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How a small team at Unity made the stunning graphical showcase Book of the Dead

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Every few years, Unity, the company behind one of the biggest game engines in the world, releases a technical demo that shows off just how cool games can look on the platform. The first two were short films, including a Norse mythology-inspired piece called Blacksmith, and Adam, a sci-fi short about robots escaping from jail that was eventually expanded by District 9 director Neill Blomkamp. Tonight at the Game Developers Conference in San Francisco, the company showed off its latest graphical showcase, a gorgeous and creepy interactive piece called “Book of the Dead.”

Unity actually teased the demo back in January, but today it provided a more detailed look, delving into the new features that went into its creation. The full version is expected to debut later this year, and is designed to run on a PlayStation 4 Pro. Unlike past demos, “Book of the Dead” is more than just a beautiful animated short. “It’s our first properly interactive project that’s built like a game,” says Veselin Efremov, creative director on Unity’s demo team. “Book of the Dead” takes place in a lush forest, where things twist and move in unsettling ways. As you wander through, you’ll hear characters talking and whispering, revealing the bones of a story. It’s reminiscent of narrative-focused indie games like the poetic Dear Esther, crossed with the unsettling style of the psychological thriller Hellblade.

Book of the Dead

The similarities to notable indie titles are intentional. Efremov says that the demo team — which is currently 12 people — is designed to work much like a small game studio. “We’re trying to pretend to be a small indie team that works with Unity and pushes it as much as possible,” he explains. That means figuring out ways to create projects that look cool, yet can be accomplished with relatively minimal resources. The main focus for these demos is typically visual, an area where Unity has sometimes struggled when compared to more powerful engines like Unreal. For “Book of the Dead,” the initial idea was simple. “I had never seen a really great-looking 3D forest made in Unity,” says Efremov. “So that was one challenge that I just wanted to try.”

Of course, the team has some clear advantages over other game studios, since they’re part of the company and have access to internal resources. The dozen members of the demo team are spread out across seven countries, and many work embedded in Unity’s engineering teams, including several at the company’s Copenhagen office. For each new project, the goal is to create something the engine can’t actually do right now but could in the future. “When we set out to make a demo, we always set the bar at a level that Unity can’t achieve at the moment,” says Robert Cupisz, the demo team’s engineering lead. “If we’re aiming at something that Unity can do today already, that’s an idea we discard.”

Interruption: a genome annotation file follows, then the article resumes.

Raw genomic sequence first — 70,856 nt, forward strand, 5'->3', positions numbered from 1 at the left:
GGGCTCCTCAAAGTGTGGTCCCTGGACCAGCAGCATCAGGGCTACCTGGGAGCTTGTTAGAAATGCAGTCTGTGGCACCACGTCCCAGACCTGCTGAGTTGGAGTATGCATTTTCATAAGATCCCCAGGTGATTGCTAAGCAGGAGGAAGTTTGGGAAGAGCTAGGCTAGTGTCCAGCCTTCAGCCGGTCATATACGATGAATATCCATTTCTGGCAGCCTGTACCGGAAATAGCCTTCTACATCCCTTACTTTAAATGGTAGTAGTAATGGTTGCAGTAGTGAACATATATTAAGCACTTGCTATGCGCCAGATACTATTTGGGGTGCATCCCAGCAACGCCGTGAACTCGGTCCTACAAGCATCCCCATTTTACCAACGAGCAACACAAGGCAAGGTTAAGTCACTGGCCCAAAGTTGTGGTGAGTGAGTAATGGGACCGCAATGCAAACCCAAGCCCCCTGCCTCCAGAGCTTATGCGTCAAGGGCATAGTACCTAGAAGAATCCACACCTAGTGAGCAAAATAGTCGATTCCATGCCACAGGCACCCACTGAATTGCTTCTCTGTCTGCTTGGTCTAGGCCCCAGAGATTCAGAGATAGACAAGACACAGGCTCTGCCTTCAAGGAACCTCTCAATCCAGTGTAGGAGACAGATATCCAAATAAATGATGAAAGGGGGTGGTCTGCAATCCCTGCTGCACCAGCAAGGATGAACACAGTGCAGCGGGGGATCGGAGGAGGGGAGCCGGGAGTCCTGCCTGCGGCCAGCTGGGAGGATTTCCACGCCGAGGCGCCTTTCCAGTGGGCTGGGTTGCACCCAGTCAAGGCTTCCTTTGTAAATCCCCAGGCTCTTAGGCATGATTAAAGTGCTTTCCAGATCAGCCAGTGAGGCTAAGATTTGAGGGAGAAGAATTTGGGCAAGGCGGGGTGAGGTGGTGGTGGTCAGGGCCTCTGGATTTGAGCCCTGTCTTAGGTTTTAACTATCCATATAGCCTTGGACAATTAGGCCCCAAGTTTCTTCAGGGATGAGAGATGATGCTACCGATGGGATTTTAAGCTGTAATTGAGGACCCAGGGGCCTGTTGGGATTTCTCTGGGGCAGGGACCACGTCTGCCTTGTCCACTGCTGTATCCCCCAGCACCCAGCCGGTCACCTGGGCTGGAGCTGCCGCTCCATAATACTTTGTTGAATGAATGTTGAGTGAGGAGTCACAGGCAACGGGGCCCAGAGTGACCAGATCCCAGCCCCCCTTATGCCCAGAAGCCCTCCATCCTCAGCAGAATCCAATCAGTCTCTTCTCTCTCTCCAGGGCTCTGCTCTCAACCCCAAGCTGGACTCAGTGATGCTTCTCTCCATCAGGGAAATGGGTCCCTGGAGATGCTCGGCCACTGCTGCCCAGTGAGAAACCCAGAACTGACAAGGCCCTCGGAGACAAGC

This means using tools that are still in development; sometimes they’re not even in a usable state when the demo team first gets their hands on them. For “Book of the Dead,” the team spent close to a year simply prototyping and researching ideas. The process of finally putting the demo together, meanwhile, took around three months. This process has two main benefits. By using the latest technology available — “Book of the Dead” includes relatively new Unity features like photogrammetry, where real-life objects can be scanned into a game — the team is able to make something that looks great and shows off the potential for the platform.

Book of the Dead Unity demo

But there’s a practical side effect as well: they’re also able to troubleshoot these new features before people outside Unity start using them. “We use the latest there is, and sometimes the latest there is isn’t even good enough,” producer Silvia Rasheva says of the process. “So we prototype a solution for that, and we pass it on to R&D.”

Even if you’re not a game developer, and you don’t get excited by the idea of a powerful new “rendering pipeline,” the idea is that these demos should still speak to you. They just look cool, regardless of whether or not you understand how they’re built. With the push toward democratizing game creation tools and letting new voices into the space to create interactive experiences, this is an important part of a project like “Book of the Dead.”

“Whatever we make, it shouldn’t just speak to the people who know what Unity is and what game development is,” says Efremov. “It should be something that reaches people who haven’t even considered making games.”